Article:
The school has educated many famous women, including Gai Waterhouse, Ita Buttrose, Lucy Turnbull, Princess Michael of Kent and television presenter Samantha Armytage.
“As a former @KRBSchool/Sacred Heart girl,very sad to hear about the death of Sr Philomena Tiernan in today’s plane crash. May she #RIPMH17,” Armytage tweeted.
“Many women incl my wife Lucy & daughter Daisy were inspired by the love of Sr Phil Tiernan RSCJ. God bless her & all who died in MH17,” Communications Minister Malcolm Turnbull tweeted.
A Malaysian disaster response team including two air accident investigators was due in Kiev, after the country’s leader appealed to Russian President Vladimir Putin to help them gain access to the MH17 crash site.
Malaysian Prime Minister Najib Razak told reporters late on Friday that he had spoken to Putin by phone to stress the need for an objective, unfettered probe into the crash that killed 298 people, amid concerns the site was vulnerable to tampering.
“I also told Putin that the site should not be tampered (with) before the team begins its investigation,” he was quoted as saying by Malaysian national news agency Bernama.
The Malaysia Airlines Boeing 777 came down in cornfields in a separatist-held region, with the US claiming it was shot down in a missile attack, a possible casualty of Ukraine’s battle with pro-Russian rebels.
A 62-strong Malaysian team was expected to arrive in Kiev early on Saturday, a Malaysia Airlines source told AFP.
Malaysia’s Transport Ministry said on Friday that the team would include two accredited air crash investigators that have been invited by Ukraine to take part in the probe into who was responsible for the disaster.
Though the plane went down in rebel territory in Ukraine, responsibility for investigating the disaster lies with the Kiev government, under international conventions.
But concerns have emerged after international observers from the Organisation for Security and Cooperation (OSCE) in Europe were able to gain partial access to one of the crash sites on Saturday, but were blocked from going further by armed rebels “for their own” safety.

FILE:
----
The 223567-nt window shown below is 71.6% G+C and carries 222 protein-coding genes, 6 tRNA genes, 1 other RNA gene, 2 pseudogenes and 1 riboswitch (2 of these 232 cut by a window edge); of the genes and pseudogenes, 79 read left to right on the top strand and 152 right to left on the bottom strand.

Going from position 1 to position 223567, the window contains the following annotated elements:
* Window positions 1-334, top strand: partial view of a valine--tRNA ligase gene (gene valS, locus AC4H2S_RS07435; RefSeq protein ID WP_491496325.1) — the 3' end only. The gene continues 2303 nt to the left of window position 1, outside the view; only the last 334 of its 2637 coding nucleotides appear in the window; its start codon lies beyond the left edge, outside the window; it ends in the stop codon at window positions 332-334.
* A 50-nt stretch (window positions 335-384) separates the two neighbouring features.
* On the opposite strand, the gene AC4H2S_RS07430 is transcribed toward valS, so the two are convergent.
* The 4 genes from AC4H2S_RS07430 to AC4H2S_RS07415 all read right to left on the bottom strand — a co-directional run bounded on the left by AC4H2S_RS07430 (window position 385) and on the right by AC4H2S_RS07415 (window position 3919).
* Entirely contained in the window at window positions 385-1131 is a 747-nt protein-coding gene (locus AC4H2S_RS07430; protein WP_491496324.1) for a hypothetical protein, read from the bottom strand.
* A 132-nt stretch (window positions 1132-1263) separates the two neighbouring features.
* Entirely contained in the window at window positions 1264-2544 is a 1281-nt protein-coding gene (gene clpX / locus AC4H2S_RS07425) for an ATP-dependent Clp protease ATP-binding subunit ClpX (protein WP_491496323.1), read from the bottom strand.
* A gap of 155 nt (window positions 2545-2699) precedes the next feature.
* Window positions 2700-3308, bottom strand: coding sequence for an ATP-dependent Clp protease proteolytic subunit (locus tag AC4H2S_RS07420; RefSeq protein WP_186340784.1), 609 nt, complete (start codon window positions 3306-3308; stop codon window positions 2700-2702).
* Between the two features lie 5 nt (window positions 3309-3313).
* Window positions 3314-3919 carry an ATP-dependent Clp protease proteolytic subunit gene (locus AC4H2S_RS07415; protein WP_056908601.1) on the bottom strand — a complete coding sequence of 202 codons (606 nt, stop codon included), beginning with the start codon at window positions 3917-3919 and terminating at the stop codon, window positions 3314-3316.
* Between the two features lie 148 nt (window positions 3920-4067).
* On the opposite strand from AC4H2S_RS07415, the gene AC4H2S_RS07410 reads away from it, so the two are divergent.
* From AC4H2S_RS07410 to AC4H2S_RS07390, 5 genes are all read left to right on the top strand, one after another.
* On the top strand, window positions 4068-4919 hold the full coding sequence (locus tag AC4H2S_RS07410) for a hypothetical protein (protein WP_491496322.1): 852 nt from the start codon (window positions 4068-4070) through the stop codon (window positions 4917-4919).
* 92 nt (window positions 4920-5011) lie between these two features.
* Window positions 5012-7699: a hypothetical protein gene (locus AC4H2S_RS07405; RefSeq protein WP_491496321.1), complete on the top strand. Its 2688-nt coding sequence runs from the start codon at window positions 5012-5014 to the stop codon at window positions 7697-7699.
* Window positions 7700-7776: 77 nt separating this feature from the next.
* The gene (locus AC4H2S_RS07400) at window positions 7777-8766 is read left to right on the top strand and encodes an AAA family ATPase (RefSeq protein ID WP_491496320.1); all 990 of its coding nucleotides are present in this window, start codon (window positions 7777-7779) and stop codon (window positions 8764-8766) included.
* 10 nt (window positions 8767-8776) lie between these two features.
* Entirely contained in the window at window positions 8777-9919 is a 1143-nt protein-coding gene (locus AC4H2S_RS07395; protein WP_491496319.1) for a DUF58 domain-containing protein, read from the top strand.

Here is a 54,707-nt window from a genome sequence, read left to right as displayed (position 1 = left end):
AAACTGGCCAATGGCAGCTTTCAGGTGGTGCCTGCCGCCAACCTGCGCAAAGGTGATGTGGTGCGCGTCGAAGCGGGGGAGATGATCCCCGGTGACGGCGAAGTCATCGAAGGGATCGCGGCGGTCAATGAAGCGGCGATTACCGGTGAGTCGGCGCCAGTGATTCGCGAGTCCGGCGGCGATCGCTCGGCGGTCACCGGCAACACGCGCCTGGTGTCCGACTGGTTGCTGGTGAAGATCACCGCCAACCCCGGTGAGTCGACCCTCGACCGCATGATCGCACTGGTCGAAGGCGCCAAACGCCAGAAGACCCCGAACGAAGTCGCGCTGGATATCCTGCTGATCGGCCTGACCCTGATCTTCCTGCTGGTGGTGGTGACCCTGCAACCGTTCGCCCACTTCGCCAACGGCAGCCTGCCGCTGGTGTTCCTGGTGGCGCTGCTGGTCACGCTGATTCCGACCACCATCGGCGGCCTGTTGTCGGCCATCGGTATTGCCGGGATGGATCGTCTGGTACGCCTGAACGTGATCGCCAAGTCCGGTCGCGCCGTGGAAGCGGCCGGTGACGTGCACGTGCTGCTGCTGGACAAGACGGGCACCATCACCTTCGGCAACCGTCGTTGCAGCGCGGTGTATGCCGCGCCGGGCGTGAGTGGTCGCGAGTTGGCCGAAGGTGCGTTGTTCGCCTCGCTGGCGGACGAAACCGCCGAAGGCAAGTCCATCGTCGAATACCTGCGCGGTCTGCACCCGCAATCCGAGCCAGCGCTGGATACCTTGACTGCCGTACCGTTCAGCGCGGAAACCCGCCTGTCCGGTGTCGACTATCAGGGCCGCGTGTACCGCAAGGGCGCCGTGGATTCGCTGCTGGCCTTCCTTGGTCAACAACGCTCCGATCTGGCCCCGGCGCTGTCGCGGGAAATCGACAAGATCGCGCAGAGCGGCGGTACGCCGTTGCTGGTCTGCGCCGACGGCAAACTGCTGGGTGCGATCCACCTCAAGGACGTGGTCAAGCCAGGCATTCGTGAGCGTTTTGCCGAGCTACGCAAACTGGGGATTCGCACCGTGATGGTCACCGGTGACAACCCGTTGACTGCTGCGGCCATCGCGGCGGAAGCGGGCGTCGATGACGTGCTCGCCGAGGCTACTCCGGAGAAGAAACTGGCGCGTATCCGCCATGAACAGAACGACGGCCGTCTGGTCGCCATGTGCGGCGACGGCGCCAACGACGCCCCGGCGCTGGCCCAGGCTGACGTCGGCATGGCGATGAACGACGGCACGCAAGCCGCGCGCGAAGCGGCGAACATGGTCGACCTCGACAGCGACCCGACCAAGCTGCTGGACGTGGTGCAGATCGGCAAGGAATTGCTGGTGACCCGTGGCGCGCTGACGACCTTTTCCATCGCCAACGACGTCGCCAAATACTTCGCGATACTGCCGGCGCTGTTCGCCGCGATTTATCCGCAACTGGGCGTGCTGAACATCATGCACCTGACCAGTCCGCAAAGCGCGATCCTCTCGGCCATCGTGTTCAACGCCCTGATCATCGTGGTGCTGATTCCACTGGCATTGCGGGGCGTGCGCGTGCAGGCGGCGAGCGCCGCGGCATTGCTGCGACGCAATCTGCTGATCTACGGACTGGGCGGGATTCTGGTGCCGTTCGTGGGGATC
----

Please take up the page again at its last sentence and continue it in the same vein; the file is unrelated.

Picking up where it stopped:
International observers were to mount another attempt on Saturday to gain access to the crash site after being hindered by pro-Russian armed separatists “for their own” safety.
The monitors from the Organisation for Security and Co-operation in Europe (OSCE), who are not forensic experts, reached the crash site near the Ukraine-Russian border, but were denied full access to the debris field by the rebels who control the area, chairman Thomas Greminger said.
Members of Ukraine’s Emergency Situations Service had reached the scene, but rebels were complicating their recovery efforts, said Serhiy Taruta, Kiev-appointed governor of the Donetsk region.
US President Barack Obama has said evidence suggests the plane was downed by a missile fired from the rebel-held zone, and there are concerns over the site’s vulnerability.
Dutch Foreign Minister Frans Timmermans, meanwhile, arrived in Kiev with a team of 15 investigators, the national ANP news agency reported. Nearly 200 Dutch nationals were on board the plane.
The Malaysian team also includes disaster response and rescue personnel, medical experts, and representatives of the Malaysian air force, Malaysia Airlines and the country’s Department of Civil Aviation.
The team would head to Kiev in hopes of eventually reaching the crash site.
“President Putin said he hoped the Ukraine president (Petro Poroshenko) would agree to a ceasefire to enable the entry of the investigation team into the site,” Najib was quoted as saying.